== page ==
To be clear: pharmaceutical companies and their shareholders are making billions from Covid-19. Pfizer sells the Covid-19 vaccine for $39 (for two doses) in the USA. The company expects to sell $15 billion worth of Covid-19 vaccines in 2021. If so, that will make its vaccine the second-highest revenue-generating drug anywhere, of all time.
This October marks the third anniversary of the landmark report by the United Nations Intergovernmental Panel on Climate Change: the one that warned there remained only a dozen years for global warming to be kept to a maximum of 1.5°C. Any increase beyond that, even an incremental one, would bring calamitous impacts for hundreds of millions of people. It is an existential threat.
This is not a job for science alone: limiting global warming to 1.5°C is a monumental task, requiring rapid, dramatic changes in governments, industries and societies. It demands that we mobilize of all our economic, political and human resources in service of a common cause.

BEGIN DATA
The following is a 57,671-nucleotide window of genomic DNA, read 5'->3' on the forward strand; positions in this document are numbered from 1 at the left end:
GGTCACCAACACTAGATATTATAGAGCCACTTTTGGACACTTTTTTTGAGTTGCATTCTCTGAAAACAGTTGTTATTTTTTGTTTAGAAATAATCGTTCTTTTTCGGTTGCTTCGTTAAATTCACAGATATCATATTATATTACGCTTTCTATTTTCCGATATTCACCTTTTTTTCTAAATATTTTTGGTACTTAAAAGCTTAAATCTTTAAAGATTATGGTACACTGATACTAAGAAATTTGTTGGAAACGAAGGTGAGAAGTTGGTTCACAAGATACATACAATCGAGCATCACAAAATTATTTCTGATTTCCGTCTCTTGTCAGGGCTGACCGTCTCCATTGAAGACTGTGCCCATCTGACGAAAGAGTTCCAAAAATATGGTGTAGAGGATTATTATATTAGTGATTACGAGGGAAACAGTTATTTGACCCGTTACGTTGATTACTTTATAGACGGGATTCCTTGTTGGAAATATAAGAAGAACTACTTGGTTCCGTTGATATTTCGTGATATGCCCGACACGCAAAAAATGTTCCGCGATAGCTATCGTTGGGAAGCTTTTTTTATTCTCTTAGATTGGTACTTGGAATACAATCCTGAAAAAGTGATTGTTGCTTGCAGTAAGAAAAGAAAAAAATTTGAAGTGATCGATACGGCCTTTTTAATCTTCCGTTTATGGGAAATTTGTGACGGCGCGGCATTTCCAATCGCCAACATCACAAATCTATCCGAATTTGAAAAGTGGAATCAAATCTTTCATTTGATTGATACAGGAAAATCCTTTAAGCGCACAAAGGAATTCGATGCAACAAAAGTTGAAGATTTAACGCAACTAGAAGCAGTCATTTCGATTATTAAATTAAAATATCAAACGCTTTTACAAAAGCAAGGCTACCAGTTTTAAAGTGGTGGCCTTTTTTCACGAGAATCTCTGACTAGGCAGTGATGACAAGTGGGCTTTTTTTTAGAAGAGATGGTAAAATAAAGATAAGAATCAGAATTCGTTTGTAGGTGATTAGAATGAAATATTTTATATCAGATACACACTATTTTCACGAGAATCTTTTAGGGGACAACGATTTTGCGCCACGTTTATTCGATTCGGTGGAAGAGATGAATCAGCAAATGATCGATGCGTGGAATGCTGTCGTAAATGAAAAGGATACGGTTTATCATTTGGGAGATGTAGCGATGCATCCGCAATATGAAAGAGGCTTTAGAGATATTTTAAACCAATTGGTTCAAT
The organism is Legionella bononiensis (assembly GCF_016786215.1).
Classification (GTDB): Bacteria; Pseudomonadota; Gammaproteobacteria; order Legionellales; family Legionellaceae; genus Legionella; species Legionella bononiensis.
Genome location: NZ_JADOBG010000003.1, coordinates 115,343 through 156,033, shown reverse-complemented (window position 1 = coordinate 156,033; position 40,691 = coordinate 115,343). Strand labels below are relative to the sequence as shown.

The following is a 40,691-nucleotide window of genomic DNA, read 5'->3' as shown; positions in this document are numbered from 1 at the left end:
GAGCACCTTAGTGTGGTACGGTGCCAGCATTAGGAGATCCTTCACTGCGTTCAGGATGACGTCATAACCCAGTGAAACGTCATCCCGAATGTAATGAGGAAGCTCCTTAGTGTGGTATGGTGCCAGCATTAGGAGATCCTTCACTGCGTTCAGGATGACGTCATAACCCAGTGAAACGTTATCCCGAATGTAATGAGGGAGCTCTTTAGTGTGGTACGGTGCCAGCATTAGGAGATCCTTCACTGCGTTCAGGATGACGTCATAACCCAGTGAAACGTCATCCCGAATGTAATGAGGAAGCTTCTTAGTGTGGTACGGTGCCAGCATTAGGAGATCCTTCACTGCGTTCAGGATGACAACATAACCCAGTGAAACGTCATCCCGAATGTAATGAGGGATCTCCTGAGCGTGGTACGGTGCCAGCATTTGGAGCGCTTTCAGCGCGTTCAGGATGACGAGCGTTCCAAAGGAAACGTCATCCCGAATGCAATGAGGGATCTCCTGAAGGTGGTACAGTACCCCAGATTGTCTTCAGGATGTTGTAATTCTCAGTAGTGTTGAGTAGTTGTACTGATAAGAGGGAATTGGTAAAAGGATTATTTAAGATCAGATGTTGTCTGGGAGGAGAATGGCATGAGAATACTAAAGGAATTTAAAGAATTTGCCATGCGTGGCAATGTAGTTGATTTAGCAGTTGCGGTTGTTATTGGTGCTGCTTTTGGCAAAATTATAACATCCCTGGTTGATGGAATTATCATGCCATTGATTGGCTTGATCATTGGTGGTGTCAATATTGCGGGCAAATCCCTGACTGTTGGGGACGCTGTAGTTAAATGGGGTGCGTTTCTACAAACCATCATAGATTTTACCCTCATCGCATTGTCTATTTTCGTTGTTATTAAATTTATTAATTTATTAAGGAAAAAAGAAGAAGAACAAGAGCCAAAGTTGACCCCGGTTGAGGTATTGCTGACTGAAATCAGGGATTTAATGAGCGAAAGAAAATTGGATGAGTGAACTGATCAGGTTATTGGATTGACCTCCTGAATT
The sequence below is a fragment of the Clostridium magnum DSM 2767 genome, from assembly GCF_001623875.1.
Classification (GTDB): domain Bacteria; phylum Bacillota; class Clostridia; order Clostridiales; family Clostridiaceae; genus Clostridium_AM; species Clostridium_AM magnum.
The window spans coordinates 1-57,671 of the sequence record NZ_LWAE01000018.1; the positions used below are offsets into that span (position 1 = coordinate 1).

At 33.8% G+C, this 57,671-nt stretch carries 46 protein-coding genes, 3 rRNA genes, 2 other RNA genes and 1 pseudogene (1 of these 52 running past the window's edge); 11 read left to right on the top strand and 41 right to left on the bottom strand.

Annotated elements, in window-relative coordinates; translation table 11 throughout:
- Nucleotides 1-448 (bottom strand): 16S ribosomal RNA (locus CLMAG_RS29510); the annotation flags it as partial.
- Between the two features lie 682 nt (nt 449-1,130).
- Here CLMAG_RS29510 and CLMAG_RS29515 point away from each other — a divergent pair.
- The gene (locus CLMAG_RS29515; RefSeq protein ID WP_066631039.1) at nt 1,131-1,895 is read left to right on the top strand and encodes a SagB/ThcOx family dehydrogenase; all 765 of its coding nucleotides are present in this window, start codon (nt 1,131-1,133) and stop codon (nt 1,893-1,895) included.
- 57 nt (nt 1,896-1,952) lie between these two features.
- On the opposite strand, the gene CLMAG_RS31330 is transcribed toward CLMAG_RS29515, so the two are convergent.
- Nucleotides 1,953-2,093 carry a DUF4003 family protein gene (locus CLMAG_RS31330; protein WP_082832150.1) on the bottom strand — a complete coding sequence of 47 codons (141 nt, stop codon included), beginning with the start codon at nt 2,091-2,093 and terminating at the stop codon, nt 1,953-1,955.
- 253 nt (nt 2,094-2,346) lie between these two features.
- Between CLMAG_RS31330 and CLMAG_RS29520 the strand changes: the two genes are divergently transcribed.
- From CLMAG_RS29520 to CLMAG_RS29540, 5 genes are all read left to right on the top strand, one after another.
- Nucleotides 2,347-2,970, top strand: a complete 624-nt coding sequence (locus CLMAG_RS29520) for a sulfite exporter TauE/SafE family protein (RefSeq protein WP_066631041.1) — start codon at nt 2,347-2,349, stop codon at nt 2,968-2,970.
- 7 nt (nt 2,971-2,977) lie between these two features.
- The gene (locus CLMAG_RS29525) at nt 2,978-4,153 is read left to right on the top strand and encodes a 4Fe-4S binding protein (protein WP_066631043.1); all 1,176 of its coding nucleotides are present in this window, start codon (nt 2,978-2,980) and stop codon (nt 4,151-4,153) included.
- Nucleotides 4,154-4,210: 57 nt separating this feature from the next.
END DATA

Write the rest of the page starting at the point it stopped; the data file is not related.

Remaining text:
Science will save us if there’s a profit to be made from it.
I started this post as a short update, post-surgery, and now it’s turned into a much longer one, about more things than I had intended to address.
I started this newsletter with a clear intention of working through some of the problems I have with membership in the class of “professional,” “trained” musicians at this juncture in time—a temporal space demarcated, roughly, by the massive traumas of Covid-19; the revocation of the basic terms of a professional musician’s livelihood; a resurgence in racism and xenophobia; a riot on the Capital incited by a President; and an ever-mounting climate emergency.
It’s plain to me is that there is a role for music and musicians in all of this. When we play our best, we are admitted to the company of our ancestors. We defend the kingdom without limit. We have the power to mobilize memory and emotion; to disrupt the atmosphere. And each of us knows what it is to take a task from the realm of the impossible to the possible. It’s what we call “practice,” and we’ve been practicing our whole lives.